We should have seen this coming. After all, it didn’t happen overnight. Well, that’s not entirely accurate. At 12:01 am August 1, 1981, MTV launched its 24-hour streaming music video channel and debuted The Buggles’ “Video Killed the Radio Star,” forever affecting the attention spans of people all over the globe. Flash forward nearly 36 years and we’re left with attention-starved consumers with less time to spend and many more things competing for the currency of engagement – a very real cost for consumers.
Whether measured by bulk or by merit, the cost of engagement is rising. Life is busier. According to a recent Microsoft study, the human attention span is 8 seconds, down from 12 seconds in 2000. That’s now less than the attention span of a goldfish. Because of this, I get two primary questions from clients and industry peers about how their video content can keep up with the ever-increasing demand on consumers’ time: “What video content should I make to best engage my audience while staying true to my brand?” and “How can I create that content at scale?”
For the sake of relating to a broader audience, I’ll focus on YouTube – a brand that has become as ubiquitous as its parent Google. It’s no wonder the platform is now the second most popular search engine with 3 billion searches a month. Where am I going with this? The Cisco VNI forecast predicts that internet video will account for 79% of global Internet traffic by 2020 – up from 63% in 2015. The study also predicts that video traffic will be 82% of consumer Internet traffic by 2020 – up from 68% in 2015. With mobile watch time on YouTube already surpassing desktop, the time for brands to make sense of what mobile means for their video content strategy is now.
What types of video content should my brand make?
As an exercise, imagine the intersection of the things your brand’s target audience cares about and your brand persona. The overlapping areas provide a sweet spot for developing a video content strategy. I admit you may have unwittingly created a mental Venn diagram, but stick with me. Think about the following questions:
- What is truly unique and different about your brand?
- What is truly ownable for your brand?
- What right does your brand have to play (and win) in this content space versus the competition?
As you consider what your audience cares about, think about how they’re experiencing your brand as consumers – when they are turning to their devices to find answers, discover new things, or make decisions.
How can I scale my online video content?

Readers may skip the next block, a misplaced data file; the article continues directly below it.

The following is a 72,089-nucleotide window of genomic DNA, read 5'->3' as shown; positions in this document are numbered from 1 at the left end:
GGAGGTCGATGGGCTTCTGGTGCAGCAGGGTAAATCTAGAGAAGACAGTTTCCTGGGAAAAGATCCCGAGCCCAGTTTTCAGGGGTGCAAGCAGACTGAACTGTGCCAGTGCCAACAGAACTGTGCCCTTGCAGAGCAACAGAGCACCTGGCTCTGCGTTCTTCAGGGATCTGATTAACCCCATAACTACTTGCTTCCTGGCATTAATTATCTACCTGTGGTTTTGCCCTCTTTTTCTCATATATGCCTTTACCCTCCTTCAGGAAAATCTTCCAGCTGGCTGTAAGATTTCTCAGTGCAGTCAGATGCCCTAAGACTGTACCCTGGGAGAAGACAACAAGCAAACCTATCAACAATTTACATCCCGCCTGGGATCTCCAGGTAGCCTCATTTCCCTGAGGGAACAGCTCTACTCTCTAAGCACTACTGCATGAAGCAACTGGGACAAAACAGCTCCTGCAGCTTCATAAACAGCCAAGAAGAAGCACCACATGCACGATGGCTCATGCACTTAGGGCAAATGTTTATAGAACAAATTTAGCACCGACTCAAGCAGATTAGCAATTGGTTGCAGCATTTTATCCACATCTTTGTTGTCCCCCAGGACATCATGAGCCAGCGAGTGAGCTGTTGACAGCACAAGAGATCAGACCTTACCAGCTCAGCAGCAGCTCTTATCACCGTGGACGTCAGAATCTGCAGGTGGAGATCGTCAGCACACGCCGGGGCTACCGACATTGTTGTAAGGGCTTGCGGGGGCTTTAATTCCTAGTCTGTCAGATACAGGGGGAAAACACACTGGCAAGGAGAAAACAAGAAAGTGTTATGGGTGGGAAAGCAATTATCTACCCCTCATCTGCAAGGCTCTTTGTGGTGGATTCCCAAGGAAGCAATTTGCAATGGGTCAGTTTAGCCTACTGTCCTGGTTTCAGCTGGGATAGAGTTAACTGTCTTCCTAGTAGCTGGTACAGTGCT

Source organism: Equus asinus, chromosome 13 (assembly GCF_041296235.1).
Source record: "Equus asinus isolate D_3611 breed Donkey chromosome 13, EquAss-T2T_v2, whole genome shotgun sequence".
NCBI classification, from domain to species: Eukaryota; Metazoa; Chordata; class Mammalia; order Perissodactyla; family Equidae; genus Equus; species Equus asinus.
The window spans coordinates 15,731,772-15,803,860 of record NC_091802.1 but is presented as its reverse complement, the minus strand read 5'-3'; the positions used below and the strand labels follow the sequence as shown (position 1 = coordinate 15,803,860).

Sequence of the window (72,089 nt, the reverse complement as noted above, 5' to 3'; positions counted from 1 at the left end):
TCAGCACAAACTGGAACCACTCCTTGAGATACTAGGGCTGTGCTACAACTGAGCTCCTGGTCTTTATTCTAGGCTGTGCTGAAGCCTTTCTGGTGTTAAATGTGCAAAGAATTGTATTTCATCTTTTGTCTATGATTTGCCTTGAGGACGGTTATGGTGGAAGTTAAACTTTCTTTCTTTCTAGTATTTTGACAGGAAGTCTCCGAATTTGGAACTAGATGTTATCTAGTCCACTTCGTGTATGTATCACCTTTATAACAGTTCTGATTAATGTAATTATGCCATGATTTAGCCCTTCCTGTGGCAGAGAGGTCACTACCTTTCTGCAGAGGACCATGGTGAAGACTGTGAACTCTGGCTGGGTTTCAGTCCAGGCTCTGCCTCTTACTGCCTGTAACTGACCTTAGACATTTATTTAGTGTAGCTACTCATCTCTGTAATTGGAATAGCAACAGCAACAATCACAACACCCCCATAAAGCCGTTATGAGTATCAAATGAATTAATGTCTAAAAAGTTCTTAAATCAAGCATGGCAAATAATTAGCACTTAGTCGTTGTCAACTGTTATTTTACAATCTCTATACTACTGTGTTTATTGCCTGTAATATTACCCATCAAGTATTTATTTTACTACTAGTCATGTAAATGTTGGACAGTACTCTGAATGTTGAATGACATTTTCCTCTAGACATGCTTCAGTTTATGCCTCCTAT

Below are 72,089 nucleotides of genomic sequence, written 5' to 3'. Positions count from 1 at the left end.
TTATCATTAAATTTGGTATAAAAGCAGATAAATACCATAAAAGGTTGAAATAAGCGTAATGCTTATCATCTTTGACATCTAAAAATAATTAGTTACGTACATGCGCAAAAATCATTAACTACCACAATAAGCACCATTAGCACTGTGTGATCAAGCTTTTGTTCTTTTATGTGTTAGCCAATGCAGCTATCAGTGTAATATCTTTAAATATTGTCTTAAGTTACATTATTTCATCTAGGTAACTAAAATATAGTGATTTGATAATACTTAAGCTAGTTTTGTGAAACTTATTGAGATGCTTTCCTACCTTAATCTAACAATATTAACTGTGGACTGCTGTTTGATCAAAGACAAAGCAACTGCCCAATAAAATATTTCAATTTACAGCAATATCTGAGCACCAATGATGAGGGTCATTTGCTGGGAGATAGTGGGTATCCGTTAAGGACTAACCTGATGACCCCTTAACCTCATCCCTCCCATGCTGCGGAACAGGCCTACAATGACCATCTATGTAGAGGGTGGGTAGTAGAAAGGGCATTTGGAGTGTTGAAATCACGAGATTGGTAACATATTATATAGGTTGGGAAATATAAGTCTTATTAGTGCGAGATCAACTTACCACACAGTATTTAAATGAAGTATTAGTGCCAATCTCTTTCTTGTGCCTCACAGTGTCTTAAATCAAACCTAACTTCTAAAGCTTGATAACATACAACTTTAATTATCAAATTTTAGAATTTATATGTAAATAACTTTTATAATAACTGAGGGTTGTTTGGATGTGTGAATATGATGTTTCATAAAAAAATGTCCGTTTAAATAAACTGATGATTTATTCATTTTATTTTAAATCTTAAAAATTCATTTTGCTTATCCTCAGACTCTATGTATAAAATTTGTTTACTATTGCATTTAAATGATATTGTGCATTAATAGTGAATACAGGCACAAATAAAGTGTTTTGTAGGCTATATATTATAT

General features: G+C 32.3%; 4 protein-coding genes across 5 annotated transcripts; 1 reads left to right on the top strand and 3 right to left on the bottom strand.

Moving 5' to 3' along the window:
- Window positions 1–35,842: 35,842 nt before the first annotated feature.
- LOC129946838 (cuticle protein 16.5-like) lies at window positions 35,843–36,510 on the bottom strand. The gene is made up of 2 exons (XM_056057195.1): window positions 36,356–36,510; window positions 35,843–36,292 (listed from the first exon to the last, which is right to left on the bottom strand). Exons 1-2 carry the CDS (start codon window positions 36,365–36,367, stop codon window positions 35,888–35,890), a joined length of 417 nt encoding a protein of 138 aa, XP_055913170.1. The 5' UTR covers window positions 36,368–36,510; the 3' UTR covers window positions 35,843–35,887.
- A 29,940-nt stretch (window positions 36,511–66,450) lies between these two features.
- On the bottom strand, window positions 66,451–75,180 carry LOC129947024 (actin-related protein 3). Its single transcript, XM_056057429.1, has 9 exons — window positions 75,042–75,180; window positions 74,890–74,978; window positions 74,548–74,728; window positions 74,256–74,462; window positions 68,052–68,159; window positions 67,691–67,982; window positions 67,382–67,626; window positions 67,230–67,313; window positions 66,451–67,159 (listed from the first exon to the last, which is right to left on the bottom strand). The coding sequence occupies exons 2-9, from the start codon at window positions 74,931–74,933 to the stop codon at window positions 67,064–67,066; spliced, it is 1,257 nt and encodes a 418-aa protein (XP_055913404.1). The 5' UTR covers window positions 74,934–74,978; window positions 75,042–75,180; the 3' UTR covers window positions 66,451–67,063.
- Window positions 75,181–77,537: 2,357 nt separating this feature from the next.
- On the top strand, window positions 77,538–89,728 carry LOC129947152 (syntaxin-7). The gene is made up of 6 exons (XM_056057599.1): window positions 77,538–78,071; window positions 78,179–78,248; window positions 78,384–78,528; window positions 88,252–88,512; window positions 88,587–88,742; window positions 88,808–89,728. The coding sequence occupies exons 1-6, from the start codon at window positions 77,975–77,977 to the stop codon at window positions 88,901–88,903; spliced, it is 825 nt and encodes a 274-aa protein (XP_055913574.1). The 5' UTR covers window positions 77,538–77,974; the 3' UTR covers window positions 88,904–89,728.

I’ll begin with the answer you don’t want to hear: There is no way your brand, or any other brand regardless of size or budget, can create all the content needed to feed consumers’ voracious appetite for video (especially on mobile devices). The trick is to create content gradually and build an engaging library over time. A “Create, Collaborate, and Curate” framework can be used to feed the content monster, so that content creation – video production, specifically – no longer feels like a barrier to entry into the video marketplace.
This first type of content is created by your brand. It feels like the brand, captures the brand’s tone, and offers more traditional creative polish. It tells a story about the brand – entertaining, educational, or inspiring. “Create” content might simply be entertaining video that grabs consumers’ attention, or it might deliver on a specific point in the path to purchase.
This content is the product of the brand’s collaboration with digital influencers. It’s often content that features a YouTube creator and is produced and promoted in partnership with the creator’s channel. The ultimate goal of “Collaborate” content is to help the brand broaden its relevance and connect with a uniquely engaged fan base while leveraging the expertise of experienced creators.
This type of content is crafted by consumers or user-generated content (UGC) and is the product of an audience call-to-action. Rather than using video exclusively as a storytelling mechanism, think of it as a tool for story making, in which consumers get to take part. Audience participation keeps your message authentic and relatable.
You already know why you should be prioritizing online video: because your consumers are. Consumers turn to devices in all sorts of search moments; they’re relying on video content to help them feel entertained, complete tasks, and make purchase decisions. Don’t waste time overcomplicating it, video is what consumers want on mobile. Make sure your brand is looking for ways to break through the clutter with content that is relevant to consumers in the right ways, at the right time, and the squeeze is worth the currency of engagement.
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